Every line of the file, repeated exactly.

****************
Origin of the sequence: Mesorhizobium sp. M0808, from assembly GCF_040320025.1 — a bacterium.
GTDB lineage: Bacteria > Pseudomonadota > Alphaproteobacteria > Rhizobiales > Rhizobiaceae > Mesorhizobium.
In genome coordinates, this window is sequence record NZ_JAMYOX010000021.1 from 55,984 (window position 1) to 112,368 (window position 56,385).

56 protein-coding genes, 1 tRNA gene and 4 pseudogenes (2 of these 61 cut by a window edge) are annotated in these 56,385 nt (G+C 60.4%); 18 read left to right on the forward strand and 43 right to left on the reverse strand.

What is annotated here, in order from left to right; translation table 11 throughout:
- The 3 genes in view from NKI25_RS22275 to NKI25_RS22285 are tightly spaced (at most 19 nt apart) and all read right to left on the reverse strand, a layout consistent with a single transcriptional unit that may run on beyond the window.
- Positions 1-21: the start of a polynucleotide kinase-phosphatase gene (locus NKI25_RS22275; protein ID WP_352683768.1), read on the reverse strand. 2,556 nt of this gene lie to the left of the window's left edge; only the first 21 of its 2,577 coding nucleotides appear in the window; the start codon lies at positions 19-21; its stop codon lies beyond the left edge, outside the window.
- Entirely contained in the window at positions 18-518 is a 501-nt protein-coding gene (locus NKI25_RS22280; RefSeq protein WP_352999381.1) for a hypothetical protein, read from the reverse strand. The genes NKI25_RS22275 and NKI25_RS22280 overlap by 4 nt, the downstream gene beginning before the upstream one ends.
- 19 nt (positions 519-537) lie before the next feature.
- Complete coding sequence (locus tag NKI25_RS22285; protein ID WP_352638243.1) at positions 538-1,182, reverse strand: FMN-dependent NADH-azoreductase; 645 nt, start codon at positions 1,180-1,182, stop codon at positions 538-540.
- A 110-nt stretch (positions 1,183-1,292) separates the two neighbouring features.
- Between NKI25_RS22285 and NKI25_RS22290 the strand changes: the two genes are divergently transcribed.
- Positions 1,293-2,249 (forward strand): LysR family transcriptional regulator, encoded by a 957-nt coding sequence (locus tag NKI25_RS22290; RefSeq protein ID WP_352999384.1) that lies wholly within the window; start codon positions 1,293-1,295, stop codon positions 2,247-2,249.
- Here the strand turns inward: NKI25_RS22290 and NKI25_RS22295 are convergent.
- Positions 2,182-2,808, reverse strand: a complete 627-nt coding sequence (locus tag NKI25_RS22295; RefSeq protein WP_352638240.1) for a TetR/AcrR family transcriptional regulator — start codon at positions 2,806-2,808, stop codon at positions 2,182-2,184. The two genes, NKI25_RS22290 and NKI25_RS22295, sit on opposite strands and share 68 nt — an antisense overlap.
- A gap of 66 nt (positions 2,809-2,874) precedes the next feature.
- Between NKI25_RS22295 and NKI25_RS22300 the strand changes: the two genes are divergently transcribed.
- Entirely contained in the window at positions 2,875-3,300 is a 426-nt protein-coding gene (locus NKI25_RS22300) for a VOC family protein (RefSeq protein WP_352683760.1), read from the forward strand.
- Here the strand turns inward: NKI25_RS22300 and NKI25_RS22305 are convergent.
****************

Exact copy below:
Origin of the sequence: Mesorhizobium sp. M0808, from assembly GCF_040320025.1 — a bacterium.
GTDB lineage: Bacteria > Pseudomonadota > Alphaproteobacteria > Rhizobiales > Rhizobiaceae > Mesorhizobium.
In genome coordinates, this window is sequence record NZ_JAMYOX010000021.1 from 55,984 (window position 1) to 112,368 (window position 56,385).

56 protein-coding genes, 1 tRNA gene and 4 pseudogenes (2 of these 61 cut by a window edge) are annotated in these 56,385 nt (G+C 60.4%); 18 read left to right on the forward strand and 43 right to left on the reverse strand.

What is annotated here, in order from left to right; translation table 11 throughout:
- The 3 genes in view from NKI25_RS22275 to NKI25_RS22285 are tightly spaced (at most 19 nt apart) and all read right to left on the reverse strand, a layout consistent with a single transcriptional unit that may run on beyond the window.
- Positions 1-21: the start of a polynucleotide kinase-phosphatase gene (locus NKI25_RS22275; protein ID WP_352683768.1), read on the reverse strand. 2,556 nt of this gene lie to the left of the window's left edge; only the first 21 of its 2,577 coding nucleotides appear in the window; the start codon lies at positions 19-21; its stop codon lies beyond the left edge, outside the window.
- Entirely contained in the window at positions 18-518 is a 501-nt protein-coding gene (locus NKI25_RS22280; RefSeq protein WP_352999381.1) for a hypothetical protein, read from the reverse strand. The genes NKI25_RS22275 and NKI25_RS22280 overlap by 4 nt, the downstream gene beginning before the upstream one ends.
- 19 nt (positions 519-537) lie before the next feature.
- Complete coding sequence (locus tag NKI25_RS22285; protein ID WP_352638243.1) at positions 538-1,182, reverse strand: FMN-dependent NADH-azoreductase; 645 nt, start codon at positions 1,180-1,182, stop codon at positions 538-540.
- A 110-nt stretch (positions 1,183-1,292) separates the two neighbouring features.
- Between NKI25_RS22285 and NKI25_RS22290 the strand changes: the two genes are divergently transcribed.
- Positions 1,293-2,249 (forward strand): LysR family transcriptional regulator, encoded by a 957-nt coding sequence (locus tag NKI25_RS22290; RefSeq protein ID WP_352999384.1) that lies wholly within the window; start codon positions 1,293-1,295, stop codon positions 2,247-2,249.
- Here the strand turns inward: NKI25_RS22290 and NKI25_RS22295 are convergent.
- Positions 2,182-2,808, reverse strand: a complete 627-nt coding sequence (locus tag NKI25_RS22295; RefSeq protein WP_352638240.1) for a TetR/AcrR family transcriptional regulator — start codon at positions 2,806-2,808, stop codon at positions 2,182-2,184. The two genes, NKI25_RS22290 and NKI25_RS22295, sit on opposite strands and share 68 nt — an antisense overlap.
- A gap of 66 nt (positions 2,809-2,874) precedes the next feature.
- Between NKI25_RS22295 and NKI25_RS22300 the strand changes: the two genes are divergently transcribed.
- Entirely contained in the window at positions 2,875-3,300 is a 426-nt protein-coding gene (locus NKI25_RS22300) for a VOC family protein (RefSeq protein WP_352683760.1), read from the forward strand.
- Here the strand turns inward: NKI25_RS22300 and NKI25_RS22305 are convergent.